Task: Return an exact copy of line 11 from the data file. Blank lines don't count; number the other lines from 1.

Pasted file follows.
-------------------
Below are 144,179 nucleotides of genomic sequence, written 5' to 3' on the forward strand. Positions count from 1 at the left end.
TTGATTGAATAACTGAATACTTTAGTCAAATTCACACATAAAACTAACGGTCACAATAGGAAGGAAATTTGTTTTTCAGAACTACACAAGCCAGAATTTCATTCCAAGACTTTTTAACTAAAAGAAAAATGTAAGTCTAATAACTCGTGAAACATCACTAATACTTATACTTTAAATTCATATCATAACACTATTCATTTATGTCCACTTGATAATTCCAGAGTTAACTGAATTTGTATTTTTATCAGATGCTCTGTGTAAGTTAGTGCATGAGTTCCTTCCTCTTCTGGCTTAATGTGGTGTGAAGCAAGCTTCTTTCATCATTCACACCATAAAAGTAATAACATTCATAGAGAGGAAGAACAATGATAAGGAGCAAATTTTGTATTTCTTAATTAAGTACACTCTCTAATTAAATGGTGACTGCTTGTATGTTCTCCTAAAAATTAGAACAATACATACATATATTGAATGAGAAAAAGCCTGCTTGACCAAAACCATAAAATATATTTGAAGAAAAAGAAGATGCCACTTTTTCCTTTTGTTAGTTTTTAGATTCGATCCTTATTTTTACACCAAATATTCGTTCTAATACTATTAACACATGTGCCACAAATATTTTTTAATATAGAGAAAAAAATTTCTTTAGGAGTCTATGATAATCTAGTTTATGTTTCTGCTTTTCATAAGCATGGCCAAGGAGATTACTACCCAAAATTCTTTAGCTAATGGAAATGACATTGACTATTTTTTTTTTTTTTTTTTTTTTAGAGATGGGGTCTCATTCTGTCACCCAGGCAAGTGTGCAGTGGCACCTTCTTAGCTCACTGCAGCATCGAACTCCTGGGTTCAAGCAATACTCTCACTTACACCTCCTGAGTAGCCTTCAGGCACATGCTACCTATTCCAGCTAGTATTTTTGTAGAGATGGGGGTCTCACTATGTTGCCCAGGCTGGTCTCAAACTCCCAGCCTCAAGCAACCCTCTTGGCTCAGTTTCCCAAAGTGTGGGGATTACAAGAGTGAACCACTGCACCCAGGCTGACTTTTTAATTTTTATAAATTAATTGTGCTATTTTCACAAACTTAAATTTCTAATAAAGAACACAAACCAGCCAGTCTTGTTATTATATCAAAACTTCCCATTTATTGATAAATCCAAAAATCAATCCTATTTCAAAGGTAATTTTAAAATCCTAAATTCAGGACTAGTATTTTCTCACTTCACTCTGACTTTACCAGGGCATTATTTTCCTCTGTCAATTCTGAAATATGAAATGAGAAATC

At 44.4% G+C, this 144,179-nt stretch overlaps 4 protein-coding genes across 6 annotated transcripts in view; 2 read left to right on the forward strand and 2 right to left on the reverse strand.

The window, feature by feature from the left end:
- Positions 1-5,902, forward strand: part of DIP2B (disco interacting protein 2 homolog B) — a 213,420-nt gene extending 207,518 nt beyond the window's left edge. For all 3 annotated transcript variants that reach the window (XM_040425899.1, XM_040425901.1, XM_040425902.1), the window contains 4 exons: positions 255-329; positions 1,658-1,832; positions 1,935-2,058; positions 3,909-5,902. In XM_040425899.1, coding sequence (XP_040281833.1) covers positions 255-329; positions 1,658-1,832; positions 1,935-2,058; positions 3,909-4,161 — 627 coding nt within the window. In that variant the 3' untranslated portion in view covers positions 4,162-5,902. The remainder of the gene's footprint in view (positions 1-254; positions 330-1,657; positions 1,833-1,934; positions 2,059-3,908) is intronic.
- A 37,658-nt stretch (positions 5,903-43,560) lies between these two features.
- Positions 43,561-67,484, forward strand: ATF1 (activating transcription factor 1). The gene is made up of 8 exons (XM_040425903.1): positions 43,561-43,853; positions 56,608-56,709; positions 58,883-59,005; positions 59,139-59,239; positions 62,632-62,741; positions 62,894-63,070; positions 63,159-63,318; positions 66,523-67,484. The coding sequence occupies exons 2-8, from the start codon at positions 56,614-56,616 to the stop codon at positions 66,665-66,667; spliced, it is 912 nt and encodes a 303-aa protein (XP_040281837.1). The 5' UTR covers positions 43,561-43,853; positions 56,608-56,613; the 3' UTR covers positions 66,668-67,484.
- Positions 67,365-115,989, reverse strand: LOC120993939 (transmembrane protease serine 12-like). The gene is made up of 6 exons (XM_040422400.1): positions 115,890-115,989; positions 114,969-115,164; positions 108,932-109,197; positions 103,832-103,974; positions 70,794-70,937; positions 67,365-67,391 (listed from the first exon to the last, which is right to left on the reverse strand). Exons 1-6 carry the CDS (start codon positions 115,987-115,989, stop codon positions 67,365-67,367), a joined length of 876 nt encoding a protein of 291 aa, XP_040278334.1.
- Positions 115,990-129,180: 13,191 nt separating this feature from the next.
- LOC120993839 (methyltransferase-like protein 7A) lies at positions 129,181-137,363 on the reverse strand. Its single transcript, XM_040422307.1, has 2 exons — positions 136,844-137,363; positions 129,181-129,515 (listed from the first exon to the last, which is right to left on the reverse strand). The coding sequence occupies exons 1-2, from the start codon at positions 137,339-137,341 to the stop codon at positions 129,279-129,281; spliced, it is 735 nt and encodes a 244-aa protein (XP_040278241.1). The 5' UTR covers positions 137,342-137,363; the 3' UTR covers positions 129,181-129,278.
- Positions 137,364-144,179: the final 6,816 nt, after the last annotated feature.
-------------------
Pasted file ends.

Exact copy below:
- Positions 137,364-144,179: the final 6,816 nt, after the last annotated feature.